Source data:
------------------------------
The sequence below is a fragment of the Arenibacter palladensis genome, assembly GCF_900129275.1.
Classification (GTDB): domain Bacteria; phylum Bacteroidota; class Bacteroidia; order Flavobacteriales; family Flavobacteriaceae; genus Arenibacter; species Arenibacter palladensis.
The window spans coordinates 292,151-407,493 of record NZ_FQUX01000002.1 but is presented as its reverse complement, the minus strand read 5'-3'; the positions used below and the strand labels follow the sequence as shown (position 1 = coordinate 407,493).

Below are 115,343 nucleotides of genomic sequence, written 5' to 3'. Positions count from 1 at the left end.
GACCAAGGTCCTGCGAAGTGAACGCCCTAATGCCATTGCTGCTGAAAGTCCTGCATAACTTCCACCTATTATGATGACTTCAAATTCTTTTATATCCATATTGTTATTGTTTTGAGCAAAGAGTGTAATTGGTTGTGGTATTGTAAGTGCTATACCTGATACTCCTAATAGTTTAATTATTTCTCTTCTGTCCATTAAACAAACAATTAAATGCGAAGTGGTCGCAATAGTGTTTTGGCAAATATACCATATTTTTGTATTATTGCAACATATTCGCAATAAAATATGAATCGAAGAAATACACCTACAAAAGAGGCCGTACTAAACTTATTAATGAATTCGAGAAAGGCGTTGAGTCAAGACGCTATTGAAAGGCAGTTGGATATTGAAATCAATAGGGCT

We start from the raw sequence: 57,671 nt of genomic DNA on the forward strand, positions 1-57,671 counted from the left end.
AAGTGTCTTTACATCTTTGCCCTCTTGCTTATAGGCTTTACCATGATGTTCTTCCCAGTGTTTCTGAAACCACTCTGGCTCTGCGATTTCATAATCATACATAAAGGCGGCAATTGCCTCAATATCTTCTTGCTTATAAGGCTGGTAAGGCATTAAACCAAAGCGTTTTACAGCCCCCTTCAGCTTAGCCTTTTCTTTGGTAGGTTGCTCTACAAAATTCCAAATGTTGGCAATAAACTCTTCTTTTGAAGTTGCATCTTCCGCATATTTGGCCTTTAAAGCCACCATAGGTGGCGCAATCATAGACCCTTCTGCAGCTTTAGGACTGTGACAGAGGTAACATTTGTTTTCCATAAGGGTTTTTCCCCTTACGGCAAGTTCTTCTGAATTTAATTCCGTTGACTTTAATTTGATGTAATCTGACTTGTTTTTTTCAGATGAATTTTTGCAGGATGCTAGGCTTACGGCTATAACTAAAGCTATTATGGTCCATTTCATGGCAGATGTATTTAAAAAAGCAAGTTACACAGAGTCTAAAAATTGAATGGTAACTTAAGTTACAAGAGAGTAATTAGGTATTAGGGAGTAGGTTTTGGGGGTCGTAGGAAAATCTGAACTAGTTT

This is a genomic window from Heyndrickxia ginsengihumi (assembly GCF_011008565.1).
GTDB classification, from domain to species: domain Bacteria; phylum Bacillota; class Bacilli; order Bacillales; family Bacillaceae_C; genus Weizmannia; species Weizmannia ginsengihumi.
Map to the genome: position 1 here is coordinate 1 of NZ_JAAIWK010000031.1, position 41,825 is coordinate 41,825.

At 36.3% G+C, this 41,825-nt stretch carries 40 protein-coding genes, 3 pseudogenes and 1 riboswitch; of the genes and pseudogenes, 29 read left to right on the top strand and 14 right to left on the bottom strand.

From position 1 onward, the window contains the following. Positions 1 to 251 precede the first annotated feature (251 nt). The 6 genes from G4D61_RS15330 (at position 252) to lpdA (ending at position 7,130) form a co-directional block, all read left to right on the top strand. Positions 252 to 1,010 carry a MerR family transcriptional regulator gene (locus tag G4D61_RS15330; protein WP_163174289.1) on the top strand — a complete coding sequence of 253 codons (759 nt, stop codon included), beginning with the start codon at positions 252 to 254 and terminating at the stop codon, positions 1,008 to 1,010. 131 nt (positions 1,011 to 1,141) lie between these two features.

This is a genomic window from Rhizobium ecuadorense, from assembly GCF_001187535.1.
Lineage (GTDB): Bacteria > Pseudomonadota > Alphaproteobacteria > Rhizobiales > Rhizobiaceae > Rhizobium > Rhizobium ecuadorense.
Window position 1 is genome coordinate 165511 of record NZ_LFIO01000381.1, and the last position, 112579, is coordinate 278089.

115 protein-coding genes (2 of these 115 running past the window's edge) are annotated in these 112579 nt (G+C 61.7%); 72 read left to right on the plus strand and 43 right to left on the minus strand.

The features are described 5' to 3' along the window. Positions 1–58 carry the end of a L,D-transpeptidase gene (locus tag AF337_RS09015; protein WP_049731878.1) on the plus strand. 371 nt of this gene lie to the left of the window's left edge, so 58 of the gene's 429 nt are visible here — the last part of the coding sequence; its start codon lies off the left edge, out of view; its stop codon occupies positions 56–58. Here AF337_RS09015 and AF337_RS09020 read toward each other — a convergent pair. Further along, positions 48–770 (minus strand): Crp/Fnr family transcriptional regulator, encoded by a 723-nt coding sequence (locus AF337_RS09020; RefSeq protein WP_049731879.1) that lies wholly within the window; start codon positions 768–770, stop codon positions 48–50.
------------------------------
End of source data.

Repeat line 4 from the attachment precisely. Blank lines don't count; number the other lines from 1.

Below are 115,343 nucleotides of genomic sequence, written 5' to 3'. Positions count from 1 at the left end.